Moto G7 hands-on: We have a play with the latest generation of Motorola’s prestigious G series – and are impressed
The Moto G7 is the latest generation of Motorola’s iconic phone line. It sits below the slightly higher-end Moto G7 Plus and well above the more affordable Moto G7 Power and Moto G7 Play.
Like it’s predecessors, the G7 aims to offer top-end hardware and software at an aggressively affordable price. Look at its specs and you’ll see that it’s still way short of Galaxy S9 or iPhone XS standard but from what I’ve seen so far, you’ll struggle to do better for your money.
Here’s everything you need to know about the Moto G7.
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Moto G7 release date
The G7 will be released alongside the G7 Plus, G7 Power and G7 Play on March 1.
Moto G7 Price
The Moto G7 will retail for £239 in the UK and €249 in mainland Europe.
The Moto G7 is the middle child in Motorola’s current affordable phone lineup. In many ways, it’s the best value option for those folk who are after a no-thrills, no-hassle smartphone for basic use.
Most notable about the G7 is that it features design and hardware traditionally only seen on more expensive phones. These include a tweaked mixed metal and Gorilla Glass design that takes its cues from the more expensive iPhone XS and Samsung Galaxy S9, and which houses surprisingly well-balanced hardware.
Highlights include a 6.2-inch Full HD+ screen, dual-sensor rear camera, a solid – albeit not cutting-edge – Snapdragon 632 CPU, and a near-untouched install of Android 9. I’m not going to pretend that any of these features or components are leading-edge, or anywhere near flagship level, but it’s the complete package that tells the story.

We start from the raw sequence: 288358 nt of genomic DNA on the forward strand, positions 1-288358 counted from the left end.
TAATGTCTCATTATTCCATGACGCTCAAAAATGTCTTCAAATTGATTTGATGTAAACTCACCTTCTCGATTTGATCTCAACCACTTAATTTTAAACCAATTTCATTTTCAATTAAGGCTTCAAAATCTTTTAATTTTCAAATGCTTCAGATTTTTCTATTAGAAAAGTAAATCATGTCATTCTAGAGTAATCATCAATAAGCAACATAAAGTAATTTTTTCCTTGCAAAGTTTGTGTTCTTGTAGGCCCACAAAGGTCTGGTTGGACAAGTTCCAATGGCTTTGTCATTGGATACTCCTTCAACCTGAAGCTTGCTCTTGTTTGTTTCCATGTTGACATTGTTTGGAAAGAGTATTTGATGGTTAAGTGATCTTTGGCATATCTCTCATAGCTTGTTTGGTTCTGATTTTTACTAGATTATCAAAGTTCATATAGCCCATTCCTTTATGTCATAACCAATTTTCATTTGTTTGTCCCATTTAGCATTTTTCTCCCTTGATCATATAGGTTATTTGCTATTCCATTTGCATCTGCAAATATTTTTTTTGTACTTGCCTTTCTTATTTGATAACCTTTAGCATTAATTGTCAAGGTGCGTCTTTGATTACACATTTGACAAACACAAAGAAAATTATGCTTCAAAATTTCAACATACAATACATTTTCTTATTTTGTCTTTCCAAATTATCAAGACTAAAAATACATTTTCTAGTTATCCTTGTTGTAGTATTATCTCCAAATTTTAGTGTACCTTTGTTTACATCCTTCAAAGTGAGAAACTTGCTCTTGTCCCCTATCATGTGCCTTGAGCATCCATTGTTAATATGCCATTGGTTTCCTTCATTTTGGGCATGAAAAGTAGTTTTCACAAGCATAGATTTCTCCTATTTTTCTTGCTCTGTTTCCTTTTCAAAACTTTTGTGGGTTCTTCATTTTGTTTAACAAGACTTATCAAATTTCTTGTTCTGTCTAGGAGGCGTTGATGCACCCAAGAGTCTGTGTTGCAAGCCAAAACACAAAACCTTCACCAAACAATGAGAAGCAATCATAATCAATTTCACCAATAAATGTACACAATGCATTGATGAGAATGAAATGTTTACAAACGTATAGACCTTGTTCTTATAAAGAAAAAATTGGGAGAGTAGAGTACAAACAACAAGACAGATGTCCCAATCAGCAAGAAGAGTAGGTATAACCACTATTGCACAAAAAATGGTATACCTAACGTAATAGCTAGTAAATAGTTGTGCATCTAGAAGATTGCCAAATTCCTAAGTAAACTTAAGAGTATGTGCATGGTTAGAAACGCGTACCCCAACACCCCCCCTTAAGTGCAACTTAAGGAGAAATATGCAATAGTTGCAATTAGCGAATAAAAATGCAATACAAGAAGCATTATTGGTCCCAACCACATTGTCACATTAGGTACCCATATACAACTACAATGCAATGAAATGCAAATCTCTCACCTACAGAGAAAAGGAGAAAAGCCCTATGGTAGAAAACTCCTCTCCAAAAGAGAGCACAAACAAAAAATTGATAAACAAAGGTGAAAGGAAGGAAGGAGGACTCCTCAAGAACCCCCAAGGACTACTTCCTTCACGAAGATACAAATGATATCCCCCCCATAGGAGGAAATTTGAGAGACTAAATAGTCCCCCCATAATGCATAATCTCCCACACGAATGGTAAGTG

Affordable smartphones tend to cut corners. Common areas include too little RAM, a poorly calibrated screen, sub-par camera performance and god-awful skinned that all but butcher Android’s UI to the point it’s unrecognisable.
Moto G phones are a distinguished minority that appear to buck this trend – and this is true of the Moto G7, too. The Moto G7 feels every bit as premium as more expensive phones such as the Asus ZenFone 5, which sports a similar mixed metal and glass design. Having watched a fellow tech journo accidentally drop a sample onto a hardwood floor, I’m confident the G7’s build quality is top-notch, too.
The CPU isn’t cutting-edge, but running a few games on the Moto G7 I didn’t notice any serious issues, even though 4GB of RAM may seem a little stingy by today’s standards. The camera, which combines a 12-megapixel primary sensor with a 5-megapixel depth of field sensor, also worked fine in low light. It was significantly better than many rival phones at this price from the likes of Honor.
I won’t be able to sensibly comment on the Portrait/Bokeh mode until I get to check out shots on the big screen, but images looked reasonably okay on the phone’s display, albeit perhaps a little on the warm side to my eye. My only concern is that the f/2.0 aperture and lack of OIS mean that the camera is unlikely to perform terribly well in low light.
The Moto G’s clean Android install remains a key selling point for the device. Even if some similarly priced phones may have a spec or two that’s better, handsets that compete in the affordable market universally come with horrible skins. Key offenders include Xiaomi and Honor devices, which both use horridly intrusive skins that are chock-full of unwanted bloatware and duplicate apps. Navigating the G7’s app tray I didn’t see a single piece of bloatware, by comparison. As a result, this should make it easier for Motorola to upgrade the Moto G7 to newer versions of Android in future.
My only serious concern is that the Moto G7 only has a 3000mAh battery. This is a little on the small side for a phone of this size and means it may struggle to last more than a day’s moderate use on a single charge. However, until I get more time to test the Moto G7 this is just conjecture. The appearance of Turbo Charge tech should also help alleviate the issue, with Motorola quoting eight hours active use from only 15 minutes charge time.
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The Moto G7 doesn’t rework the wheel. It refines rather than redefines the company’s affordable phone offering, giving buyers on a budget a surprisingly well-balanced phone with no clear hardware or software weakness. Hopefully, it will deliver on its promise when we more thoroughly test it for our full review.
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